Robotic Gluing and Dispensing - 3 Solution Types and Their Use

30 June 2020
Automated gluing and dispensing
Athanasios Loukas
Athanasios Loukas
Msc in Robotics Engineering

Why read this: Robots can increase the precision and efficiency of your gluing and dispensing processes. However, not all tasks are suited for automation, and manual handling can sometimes provide greater flexibility and control of the quality. This article presents 3 typical gluing solutions and helps you identify potential for automating your gluing and dispensing processes.

What is automated gluing and dispensing?

 

Robotic gluing is a type of automated assembly of two or more parts by means of dispensing glue on one part and then bonding it with another.

The processes of gluing and dispensing can be automated through the following solutions:

  • A machine
  • A robotic arm with an attached glue dispenser
  • A fixed glue dispenser around which a robot moves the part or item that needs glue (integrated dispensing)

 

Depending on the type of material and the industry, one solution can be a better fit than the rest. For example, a folding gluing machine is a perfect fit for the printing industry.

This machine turns a flat piece of carton or plastic into a box or an envelope by gluing the sides and then folding the part.

 

Gluing machine
A standard dispensing machine

 

A robotic arm can be useful for electronic components. The glue dispenser will apply sealing to the component, thereby joining together metal and/or plastic parts to make the assembly waterproof.

The solution of a glue dispenser attached to the robot is also a good fit for the automotive industry, where a six-axis robot has the flexibility to glue over the rough edges of an automotive part (e.g a car door).

After this, adhesive bonding (the process of joining two surfaces together smoothly) normally takes place, during which a robotic clamp (or an additional robot) attached with the other part, drives down the glued part and applies pressure to both.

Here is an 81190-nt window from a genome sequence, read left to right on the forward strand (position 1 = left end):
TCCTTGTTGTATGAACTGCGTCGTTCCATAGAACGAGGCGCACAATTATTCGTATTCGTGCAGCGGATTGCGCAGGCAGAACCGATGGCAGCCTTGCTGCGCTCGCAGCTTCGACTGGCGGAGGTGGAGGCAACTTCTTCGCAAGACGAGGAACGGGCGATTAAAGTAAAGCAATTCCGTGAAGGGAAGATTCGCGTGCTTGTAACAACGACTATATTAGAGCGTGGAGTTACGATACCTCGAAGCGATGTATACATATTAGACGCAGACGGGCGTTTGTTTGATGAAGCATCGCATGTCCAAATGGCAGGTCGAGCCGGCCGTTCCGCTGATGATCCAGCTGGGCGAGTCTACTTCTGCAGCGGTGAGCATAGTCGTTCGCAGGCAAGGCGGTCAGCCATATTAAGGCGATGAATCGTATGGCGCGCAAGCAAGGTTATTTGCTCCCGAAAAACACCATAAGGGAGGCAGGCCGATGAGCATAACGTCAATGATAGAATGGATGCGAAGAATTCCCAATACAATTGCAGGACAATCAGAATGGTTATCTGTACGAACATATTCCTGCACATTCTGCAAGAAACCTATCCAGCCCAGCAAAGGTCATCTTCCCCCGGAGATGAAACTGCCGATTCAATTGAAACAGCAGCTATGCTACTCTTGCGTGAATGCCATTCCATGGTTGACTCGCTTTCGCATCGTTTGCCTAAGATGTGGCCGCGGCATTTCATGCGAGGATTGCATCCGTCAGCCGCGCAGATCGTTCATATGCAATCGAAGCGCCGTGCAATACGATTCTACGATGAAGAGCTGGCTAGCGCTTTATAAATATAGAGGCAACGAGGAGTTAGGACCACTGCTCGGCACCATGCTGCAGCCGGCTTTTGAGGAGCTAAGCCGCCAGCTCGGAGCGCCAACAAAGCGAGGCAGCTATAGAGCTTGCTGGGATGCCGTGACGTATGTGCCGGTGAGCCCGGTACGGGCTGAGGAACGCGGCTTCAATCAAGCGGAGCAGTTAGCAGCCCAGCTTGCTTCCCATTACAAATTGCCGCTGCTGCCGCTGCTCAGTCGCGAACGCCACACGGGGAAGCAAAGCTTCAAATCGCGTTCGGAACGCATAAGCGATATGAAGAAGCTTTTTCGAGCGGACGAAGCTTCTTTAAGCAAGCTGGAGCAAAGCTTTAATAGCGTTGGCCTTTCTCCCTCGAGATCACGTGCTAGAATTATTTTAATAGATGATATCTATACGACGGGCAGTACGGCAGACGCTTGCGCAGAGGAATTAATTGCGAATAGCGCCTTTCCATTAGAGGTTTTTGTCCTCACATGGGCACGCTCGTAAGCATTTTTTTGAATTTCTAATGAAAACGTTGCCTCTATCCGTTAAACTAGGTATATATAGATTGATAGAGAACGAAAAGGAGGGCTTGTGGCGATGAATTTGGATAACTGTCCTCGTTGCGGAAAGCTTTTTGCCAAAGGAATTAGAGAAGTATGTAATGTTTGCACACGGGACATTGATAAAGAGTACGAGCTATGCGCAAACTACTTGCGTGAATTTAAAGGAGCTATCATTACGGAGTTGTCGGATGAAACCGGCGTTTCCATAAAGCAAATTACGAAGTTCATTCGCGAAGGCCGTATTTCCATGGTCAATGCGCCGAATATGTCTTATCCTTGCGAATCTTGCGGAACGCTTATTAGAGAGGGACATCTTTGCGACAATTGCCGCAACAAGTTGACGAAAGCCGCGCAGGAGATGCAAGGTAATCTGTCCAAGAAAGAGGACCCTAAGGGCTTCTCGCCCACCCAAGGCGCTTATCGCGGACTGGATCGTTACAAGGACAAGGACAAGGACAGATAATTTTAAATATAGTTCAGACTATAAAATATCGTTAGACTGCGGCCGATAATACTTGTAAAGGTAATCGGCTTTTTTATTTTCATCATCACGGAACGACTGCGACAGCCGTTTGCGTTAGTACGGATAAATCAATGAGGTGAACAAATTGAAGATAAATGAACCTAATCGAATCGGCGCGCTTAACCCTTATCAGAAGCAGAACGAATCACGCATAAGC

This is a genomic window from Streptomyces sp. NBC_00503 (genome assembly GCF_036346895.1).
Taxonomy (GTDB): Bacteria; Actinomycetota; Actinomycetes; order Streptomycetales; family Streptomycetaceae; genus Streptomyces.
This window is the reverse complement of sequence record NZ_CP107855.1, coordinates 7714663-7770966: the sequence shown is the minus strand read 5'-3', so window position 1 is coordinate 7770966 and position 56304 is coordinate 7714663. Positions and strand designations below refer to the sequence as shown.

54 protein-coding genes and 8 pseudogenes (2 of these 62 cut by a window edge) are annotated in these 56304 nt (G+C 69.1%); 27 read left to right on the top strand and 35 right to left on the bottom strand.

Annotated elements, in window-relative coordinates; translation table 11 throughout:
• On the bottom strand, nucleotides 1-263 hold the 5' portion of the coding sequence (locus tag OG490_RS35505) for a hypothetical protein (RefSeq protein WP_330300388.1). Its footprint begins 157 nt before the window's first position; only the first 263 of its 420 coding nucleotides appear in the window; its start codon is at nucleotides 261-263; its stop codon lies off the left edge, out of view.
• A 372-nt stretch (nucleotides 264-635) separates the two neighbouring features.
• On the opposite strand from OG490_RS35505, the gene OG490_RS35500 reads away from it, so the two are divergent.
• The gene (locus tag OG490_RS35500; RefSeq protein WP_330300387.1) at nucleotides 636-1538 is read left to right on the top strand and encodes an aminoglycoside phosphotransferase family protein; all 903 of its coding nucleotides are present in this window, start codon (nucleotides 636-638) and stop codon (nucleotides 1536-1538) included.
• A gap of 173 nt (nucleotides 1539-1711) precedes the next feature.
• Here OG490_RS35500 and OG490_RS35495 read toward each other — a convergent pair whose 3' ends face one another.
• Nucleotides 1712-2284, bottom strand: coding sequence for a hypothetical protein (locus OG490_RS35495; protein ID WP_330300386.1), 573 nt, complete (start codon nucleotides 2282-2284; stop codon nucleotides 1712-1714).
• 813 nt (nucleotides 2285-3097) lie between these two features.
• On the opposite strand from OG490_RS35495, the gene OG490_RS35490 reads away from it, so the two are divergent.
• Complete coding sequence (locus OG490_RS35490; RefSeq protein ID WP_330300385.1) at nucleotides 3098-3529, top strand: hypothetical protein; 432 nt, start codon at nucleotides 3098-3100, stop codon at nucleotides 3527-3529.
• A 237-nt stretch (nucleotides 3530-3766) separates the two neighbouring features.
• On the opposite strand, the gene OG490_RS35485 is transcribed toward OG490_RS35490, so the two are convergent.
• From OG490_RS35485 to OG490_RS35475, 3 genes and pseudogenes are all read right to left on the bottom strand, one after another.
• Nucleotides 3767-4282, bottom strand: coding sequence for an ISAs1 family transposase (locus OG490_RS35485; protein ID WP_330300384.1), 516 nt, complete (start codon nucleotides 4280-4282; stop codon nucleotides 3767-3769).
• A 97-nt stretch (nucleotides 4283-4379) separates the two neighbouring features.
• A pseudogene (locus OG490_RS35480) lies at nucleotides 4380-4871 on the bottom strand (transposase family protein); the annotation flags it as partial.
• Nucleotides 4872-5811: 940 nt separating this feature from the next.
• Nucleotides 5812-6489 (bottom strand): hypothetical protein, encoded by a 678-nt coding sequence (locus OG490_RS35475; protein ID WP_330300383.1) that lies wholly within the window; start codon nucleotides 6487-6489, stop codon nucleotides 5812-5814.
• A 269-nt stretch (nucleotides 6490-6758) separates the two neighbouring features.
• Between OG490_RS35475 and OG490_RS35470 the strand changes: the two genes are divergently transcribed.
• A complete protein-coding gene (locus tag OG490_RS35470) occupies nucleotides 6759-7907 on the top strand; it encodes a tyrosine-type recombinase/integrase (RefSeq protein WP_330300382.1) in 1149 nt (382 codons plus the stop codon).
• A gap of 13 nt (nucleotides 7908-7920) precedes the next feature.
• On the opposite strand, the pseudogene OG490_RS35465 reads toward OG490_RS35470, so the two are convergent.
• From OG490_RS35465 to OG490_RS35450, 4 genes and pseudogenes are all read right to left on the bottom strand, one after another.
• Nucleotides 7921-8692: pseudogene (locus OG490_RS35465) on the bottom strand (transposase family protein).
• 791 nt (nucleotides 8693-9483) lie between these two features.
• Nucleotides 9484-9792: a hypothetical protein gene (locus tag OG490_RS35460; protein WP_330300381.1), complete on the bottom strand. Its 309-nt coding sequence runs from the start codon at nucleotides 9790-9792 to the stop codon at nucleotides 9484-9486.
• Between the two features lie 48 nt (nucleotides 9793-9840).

As for the integrated dispensing systems, they could prove useful in gluing small and even surfaces such as electronic circuit boards (PCBs) or applying varnish to them.

 

Car
Adhesive bonding in the automotive industry

 

The benefits of automated gluing and dispensing

 

Automated gluing and dispensing can help combat some of the issues with manual handling. For example, automated gluing is often much more precise and therefore increases the quality of the product.

Raising the product quality can also decrease the number of products that need to be discarded because of inaccurate gluing.

Another thing is the consumables costs. With automated solutions, a lowering of consumables costs is generally one of the benefits. This goes for automated gluing as well, because automatic systems use the right amount of glue every time – no more, no less.

When glue is dispensed manually by an operator, there is always some slight variation in the amount used. Dispensing an unnecessarily large amount of glue is obviously a cost that manufacturers would want to eliminate. This can often be achieved with a robot.

Glue robot
A robotic arm attached with a dispenser. Can perform more complicated tasks than a regular dispensing machine

 

Challenges and downsides of automated gluing and dispensing

 

While automated gluing and dispensing typically increases precision and evens out the distribution of the glue or sealing, there are some challenges to the technology as well.